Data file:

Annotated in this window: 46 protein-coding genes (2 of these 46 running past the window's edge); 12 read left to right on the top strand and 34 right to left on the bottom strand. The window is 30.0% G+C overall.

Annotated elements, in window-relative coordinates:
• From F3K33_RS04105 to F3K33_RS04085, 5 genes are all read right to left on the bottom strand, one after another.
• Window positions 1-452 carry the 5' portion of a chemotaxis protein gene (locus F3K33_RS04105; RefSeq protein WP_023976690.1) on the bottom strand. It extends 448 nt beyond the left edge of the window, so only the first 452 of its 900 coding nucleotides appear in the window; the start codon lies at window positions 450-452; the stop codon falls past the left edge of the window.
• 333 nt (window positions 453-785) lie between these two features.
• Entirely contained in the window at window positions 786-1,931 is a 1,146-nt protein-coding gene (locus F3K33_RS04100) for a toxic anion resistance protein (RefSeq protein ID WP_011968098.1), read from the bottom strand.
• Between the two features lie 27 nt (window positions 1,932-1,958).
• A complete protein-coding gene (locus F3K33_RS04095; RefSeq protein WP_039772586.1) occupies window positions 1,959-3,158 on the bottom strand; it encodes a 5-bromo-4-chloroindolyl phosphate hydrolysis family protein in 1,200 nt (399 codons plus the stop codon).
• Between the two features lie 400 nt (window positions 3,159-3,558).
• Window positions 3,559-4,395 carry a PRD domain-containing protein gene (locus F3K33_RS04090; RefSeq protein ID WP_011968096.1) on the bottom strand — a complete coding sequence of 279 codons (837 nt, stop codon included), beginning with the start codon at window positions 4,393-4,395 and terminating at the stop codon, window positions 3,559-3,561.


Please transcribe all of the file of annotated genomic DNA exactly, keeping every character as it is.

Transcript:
Annotated in this window: 46 protein-coding genes (2 of these 46 running past the window's edge); 12 read left to right on the top strand and 34 right to left on the bottom strand. The window is 30.0% G+C overall.

Annotated elements, in window-relative coordinates:
• From F3K33_RS04105 to F3K33_RS04085, 5 genes are all read right to left on the bottom strand, one after another.
• Window positions 1-452 carry the 5' portion of a chemotaxis protein gene (locus F3K33_RS04105; RefSeq protein WP_023976690.1) on the bottom strand. It extends 448 nt beyond the left edge of the window, so only the first 452 of its 900 coding nucleotides appear in the window; the start codon lies at window positions 450-452; the stop codon falls past the left edge of the window.
• 333 nt (window positions 453-785) lie between these two features.
• Entirely contained in the window at window positions 786-1,931 is a 1,146-nt protein-coding gene (locus F3K33_RS04100) for a toxic anion resistance protein (RefSeq protein ID WP_011968098.1), read from the bottom strand.
• Between the two features lie 27 nt (window positions 1,932-1,958).
• A complete protein-coding gene (locus F3K33_RS04095; RefSeq protein WP_039772586.1) occupies window positions 1,959-3,158 on the bottom strand; it encodes a 5-bromo-4-chloroindolyl phosphate hydrolysis family protein in 1,200 nt (399 codons plus the stop codon).
• Between the two features lie 400 nt (window positions 3,159-3,558).
• Window positions 3,559-4,395 carry a PRD domain-containing protein gene (locus F3K33_RS04090; RefSeq protein ID WP_011968096.1) on the bottom strand — a complete coding sequence of 279 codons (837 nt, stop codon included), beginning with the start codon at window positions 4,393-4,395 and terminating at the stop codon, window positions 3,559-3,561.